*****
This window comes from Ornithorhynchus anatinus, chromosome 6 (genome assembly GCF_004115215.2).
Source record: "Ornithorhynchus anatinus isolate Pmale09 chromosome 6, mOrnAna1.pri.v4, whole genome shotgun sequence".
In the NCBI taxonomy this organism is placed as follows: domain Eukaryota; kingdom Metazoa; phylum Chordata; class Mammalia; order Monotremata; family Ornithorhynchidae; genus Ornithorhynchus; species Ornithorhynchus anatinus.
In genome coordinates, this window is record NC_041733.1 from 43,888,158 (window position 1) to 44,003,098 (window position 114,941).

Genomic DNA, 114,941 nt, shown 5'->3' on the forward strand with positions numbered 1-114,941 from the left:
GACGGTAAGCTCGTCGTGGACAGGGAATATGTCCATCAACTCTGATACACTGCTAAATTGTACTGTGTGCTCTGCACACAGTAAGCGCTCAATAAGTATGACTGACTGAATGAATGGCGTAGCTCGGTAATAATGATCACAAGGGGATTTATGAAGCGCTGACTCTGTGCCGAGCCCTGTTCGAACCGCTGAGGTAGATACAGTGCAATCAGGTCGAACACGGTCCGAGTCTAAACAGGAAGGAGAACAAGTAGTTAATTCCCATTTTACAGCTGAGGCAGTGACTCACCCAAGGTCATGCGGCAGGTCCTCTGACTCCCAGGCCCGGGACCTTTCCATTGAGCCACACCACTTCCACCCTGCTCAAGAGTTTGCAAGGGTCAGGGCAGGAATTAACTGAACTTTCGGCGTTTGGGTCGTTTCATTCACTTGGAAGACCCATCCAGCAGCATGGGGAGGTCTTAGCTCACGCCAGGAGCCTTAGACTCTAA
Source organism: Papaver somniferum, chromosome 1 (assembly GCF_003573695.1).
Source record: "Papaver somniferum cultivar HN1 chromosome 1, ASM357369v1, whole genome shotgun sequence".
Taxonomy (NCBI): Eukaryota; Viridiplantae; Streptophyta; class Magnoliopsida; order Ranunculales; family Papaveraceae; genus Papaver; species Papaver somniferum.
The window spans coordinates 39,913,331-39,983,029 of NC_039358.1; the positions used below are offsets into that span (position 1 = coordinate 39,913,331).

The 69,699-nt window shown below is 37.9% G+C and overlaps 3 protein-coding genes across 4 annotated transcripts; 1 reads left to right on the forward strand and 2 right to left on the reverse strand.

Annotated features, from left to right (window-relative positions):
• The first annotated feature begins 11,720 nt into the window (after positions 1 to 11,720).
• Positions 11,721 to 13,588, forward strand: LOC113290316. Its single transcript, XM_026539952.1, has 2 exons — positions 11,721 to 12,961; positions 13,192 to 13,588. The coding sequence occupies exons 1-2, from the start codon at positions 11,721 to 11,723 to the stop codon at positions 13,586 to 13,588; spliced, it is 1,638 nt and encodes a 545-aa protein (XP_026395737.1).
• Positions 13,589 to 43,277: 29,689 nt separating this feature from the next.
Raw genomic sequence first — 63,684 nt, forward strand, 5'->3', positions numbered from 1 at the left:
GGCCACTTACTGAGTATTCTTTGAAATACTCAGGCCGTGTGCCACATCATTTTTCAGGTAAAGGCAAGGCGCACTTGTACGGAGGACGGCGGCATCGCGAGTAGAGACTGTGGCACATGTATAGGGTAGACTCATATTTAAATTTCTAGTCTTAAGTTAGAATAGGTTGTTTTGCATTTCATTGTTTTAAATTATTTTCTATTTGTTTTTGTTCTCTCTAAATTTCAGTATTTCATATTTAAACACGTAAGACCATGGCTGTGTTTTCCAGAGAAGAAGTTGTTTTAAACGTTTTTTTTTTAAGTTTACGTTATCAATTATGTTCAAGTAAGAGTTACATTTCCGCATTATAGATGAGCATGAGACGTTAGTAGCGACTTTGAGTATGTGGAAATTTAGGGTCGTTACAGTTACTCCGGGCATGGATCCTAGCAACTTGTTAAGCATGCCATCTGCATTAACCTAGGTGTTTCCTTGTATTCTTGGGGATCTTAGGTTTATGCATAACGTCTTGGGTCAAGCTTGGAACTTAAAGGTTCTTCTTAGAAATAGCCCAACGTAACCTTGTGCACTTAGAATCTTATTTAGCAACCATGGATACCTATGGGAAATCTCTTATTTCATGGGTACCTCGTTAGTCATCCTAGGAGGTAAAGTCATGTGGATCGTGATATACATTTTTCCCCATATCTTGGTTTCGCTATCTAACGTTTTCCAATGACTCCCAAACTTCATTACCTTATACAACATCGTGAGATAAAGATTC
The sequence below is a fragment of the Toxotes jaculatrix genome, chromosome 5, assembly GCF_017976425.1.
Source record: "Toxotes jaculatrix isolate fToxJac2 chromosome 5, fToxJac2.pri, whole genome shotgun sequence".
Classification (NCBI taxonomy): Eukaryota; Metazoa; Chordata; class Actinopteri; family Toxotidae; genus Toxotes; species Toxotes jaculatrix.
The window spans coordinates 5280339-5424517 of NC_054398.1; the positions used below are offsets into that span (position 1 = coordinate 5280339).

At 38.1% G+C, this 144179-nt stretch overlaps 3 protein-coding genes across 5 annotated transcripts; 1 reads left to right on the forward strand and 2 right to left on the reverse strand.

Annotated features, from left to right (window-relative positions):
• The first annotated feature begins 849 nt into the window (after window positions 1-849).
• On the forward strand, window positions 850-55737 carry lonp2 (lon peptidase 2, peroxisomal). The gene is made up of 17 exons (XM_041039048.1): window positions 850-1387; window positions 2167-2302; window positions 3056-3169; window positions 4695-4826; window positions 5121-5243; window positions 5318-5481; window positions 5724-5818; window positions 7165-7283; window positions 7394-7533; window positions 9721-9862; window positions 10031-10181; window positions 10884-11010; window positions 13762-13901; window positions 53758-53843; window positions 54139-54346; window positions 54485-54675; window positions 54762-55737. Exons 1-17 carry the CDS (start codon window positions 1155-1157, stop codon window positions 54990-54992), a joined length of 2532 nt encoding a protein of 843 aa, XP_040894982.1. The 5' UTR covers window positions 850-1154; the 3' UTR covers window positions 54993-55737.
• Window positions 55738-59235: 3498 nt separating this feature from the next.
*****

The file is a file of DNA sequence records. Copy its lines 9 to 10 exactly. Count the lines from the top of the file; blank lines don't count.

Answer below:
Taxonomy (NCBI): Eukaryota; Viridiplantae; Streptophyta; class Magnoliopsida; order Ranunculales; family Papaveraceae; genus Papaver; species Papaver somniferum.
The window spans coordinates 39,913,331-39,983,029 of NC_039358.1; the positions used below are offsets into that span (position 1 = coordinate 39,913,331).